Tuesday, April 26, 2011

Time in Lima

Lima is a bustling city. Especially during Semana Santa (Holy Week) during which we found ourselves maneuvering through hoards of Catholic pilgrims in our search for the city's most compelling sites. We discovered a city with a split personality, one struggling to identify itself amidst its past as a colonial imperial capital, pre-Columbian Indian homeland, and modern-day world metropolis.

Always in pursuit of adventure, Michelle introduced us to a side of Lima most tourists don't get to see. Venturing outside of the unashamedly cosmopolitan district of Miraflores - the location of our hostel - Michelle led us on an expedition to find every attraction that managed to make it in the legend of our free tourist map. Michelle, aka Sacagawea, navigated beautifully to the first several sites, but I began to lose confidence after venturing into one area in which every other person we saw gave us weird looks and muttered something about "peligroso." Remembering the instances where I've seen peligroso used - on rickety bridges, rat poisoning, and trucks carrying explosives - I knew we should consider these unsolicited greetings with seriousness. Apparently, so did Lima's finest . . . just before we were undoubtedly about to be stripped of all our belongings, 3 city police officers approached us and insisted on giving us a mile long escort back into the "safe" part of town.

We celebrated 4 glorious years of marriage while in Lima. Dane was having withdrawals of his favorite food (pizza) and Michelle wanted to approximate our tradition of eating sushi on our anniversary by trying cebiche, a fresh raw fish dish marinated in citrus juice, so we used our anniversary as an excuse to dine at one of the fine eateries in Miraflores - the only time we ate at a restaurant the entire month in South America. The food was delicioso, and Michelle enjoyed "the flavor of Peru," Inca Cola.

Our night out culminated in a stroll along Peru's west coast for a view of the sunset over the Pacific Ocean.

Parasailor off the Lima coast

Michelle commented that the majority of our conversation on this trip had something to do with food. Most of that was probably initiated by Dane upon feeling the pounds fall off his already thin body due to all the climbing and walking (in some cases 20 km a day). All the activity did provide an excuse for temporarily suspending dietary discipline and indulging in countless varieties of street food. Dane's favorite had to be the empanadas and saltenas. Michelle's was hard-boiled quail eggs.

You couldn't pay Dane to eat this in the States

Opting for a one hour flight over a 30 hour bus ride through winding mountain "roads," we left Lima for Cusco - "naval of the world" and the oldest continually occupied city in the Americas. Like thousands of other travelers, Cusco is our gateway to the lost Incan city of Machu Picchu.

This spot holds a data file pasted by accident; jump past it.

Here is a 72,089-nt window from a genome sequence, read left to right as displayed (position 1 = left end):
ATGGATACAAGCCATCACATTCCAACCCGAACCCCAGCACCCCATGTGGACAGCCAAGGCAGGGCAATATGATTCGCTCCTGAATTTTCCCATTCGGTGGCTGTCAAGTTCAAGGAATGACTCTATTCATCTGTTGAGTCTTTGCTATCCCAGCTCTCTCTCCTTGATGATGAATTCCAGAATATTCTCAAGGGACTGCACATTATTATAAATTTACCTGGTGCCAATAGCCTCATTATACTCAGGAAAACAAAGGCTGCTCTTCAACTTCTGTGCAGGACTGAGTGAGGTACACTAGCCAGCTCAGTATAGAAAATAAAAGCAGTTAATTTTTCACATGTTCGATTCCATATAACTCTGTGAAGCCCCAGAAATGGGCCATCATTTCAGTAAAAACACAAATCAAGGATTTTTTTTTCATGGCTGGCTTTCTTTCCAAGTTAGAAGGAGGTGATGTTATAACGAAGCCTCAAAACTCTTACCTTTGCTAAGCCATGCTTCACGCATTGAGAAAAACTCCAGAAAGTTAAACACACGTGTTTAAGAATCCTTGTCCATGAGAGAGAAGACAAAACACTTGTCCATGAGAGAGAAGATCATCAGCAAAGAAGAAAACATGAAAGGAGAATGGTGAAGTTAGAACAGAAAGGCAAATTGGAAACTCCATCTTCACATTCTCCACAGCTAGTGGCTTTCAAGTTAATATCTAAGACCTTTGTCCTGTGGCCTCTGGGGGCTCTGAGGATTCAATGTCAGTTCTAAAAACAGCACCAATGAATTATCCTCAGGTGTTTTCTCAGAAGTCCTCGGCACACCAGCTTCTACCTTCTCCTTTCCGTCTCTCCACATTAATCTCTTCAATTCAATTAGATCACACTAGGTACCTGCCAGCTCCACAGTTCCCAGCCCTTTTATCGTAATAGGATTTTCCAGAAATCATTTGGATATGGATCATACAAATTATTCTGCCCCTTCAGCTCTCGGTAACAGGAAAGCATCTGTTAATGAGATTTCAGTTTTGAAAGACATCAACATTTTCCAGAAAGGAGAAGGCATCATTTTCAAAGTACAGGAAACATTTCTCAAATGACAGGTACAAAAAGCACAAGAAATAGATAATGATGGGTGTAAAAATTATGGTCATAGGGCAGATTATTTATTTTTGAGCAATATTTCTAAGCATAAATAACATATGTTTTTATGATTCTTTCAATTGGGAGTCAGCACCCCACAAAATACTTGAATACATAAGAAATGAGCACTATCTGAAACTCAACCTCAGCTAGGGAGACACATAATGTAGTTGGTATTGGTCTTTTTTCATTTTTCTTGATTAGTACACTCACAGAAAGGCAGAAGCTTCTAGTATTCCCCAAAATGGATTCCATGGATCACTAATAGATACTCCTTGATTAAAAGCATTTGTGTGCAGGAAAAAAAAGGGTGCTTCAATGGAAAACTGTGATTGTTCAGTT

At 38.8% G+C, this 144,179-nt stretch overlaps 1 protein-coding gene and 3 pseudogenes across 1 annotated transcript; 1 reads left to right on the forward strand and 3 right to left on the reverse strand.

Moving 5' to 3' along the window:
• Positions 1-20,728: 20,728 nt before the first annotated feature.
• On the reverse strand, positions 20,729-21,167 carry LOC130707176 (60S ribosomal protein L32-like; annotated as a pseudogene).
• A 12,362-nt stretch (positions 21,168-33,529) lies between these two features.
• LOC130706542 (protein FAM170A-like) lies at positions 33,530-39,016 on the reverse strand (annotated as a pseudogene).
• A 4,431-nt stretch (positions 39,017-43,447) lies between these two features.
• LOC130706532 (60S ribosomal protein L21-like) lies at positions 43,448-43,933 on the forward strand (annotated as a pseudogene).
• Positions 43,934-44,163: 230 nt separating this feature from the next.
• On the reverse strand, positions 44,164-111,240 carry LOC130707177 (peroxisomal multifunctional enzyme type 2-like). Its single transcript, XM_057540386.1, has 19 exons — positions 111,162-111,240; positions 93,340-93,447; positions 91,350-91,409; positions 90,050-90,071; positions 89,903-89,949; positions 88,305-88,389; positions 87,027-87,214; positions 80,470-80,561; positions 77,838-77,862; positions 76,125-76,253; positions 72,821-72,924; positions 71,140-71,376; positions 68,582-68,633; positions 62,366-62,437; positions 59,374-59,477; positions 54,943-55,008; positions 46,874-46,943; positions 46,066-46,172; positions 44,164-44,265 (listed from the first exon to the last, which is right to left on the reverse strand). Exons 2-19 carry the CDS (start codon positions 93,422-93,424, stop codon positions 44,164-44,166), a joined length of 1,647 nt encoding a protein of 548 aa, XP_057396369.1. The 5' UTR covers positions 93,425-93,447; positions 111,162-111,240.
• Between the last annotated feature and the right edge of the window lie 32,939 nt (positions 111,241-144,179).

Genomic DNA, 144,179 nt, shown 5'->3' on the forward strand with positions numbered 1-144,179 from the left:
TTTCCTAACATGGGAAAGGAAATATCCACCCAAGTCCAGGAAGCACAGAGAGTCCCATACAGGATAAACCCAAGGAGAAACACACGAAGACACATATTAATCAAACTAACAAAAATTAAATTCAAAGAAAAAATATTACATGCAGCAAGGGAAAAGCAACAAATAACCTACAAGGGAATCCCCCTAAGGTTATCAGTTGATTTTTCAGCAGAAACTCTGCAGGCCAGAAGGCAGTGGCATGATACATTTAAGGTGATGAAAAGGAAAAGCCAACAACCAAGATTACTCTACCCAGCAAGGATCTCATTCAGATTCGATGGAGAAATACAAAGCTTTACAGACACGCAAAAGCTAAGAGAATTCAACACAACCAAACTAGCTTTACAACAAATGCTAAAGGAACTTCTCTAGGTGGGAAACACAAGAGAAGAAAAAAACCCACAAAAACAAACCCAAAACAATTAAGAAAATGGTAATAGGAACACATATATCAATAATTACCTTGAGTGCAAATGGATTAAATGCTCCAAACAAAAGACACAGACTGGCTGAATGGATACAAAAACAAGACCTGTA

Sunday, April 24, 2011


We survived the 27 hour bus ride from La Paz to Lima. Actually wasn't as uncomfortable as we dreaded it might be, and the money we saved instead of flying is very comfortable in our pockets.

We spent four days in Lima and are currently in Cusco - gateway to Machu Picchu and the oldest continually occupied city in the Americas (founded by the Incas). We do want to write about our time in Lima, but until then here are some pictures from our time with Alicia, as promised.

On our hike in the Canyon de Palca. Mt Illimani in the background (21,122 ft)

Dane at the mucho frio Cascade at Coroico

Trying to get Michelle in

Tuesday, April 19, 2011


We've been here for about a week and a half now. It has been soooo good to see Alicia and to see her place, her life, and her work. We have had a very full week to say the least. I'm having some trouble posting pictures, so you have one to look at and we'll post more later.

View of one of the mountains you can see from Alicia's apartment

Adjusting to the altitude of 13,000+ feet in El Alto was an experience in and of itself, but once we got over that bump, we've had an amazing time.

Just a few highlights: We hiked a small mountain with Alicia's Bolivian family our second day here (we felt VERY out of shape in the altitude). We found ourselves in the middle of some protests in La Paz (we weren't sure what we were protesting). We've had the opportunity to work at a couple of different ministries, including where Alicia works. Alicia took us to hike the Canyon de Palca with a beautiful view of Mount Illimani and she took us to Coroico for a warmer, more tropical Bolivian experience. Although tropical, the mountain cascade that we visited was NOT warm. Dane and his crazy self got right under the waterfall!

The markets here are great. They are teeming with activity. And you can get 25 oranges for a dollar! Cooking with Alicia has been fun and delicious. We've eaten Alicia's Oatmeal Whole Wheat Pancakes several times, which we usually have every Sunday night when we're home. Let us know if you want the recipe!

We're leaving for Peru today. We'll let you know how the 27 hour bus ride to Lima goes!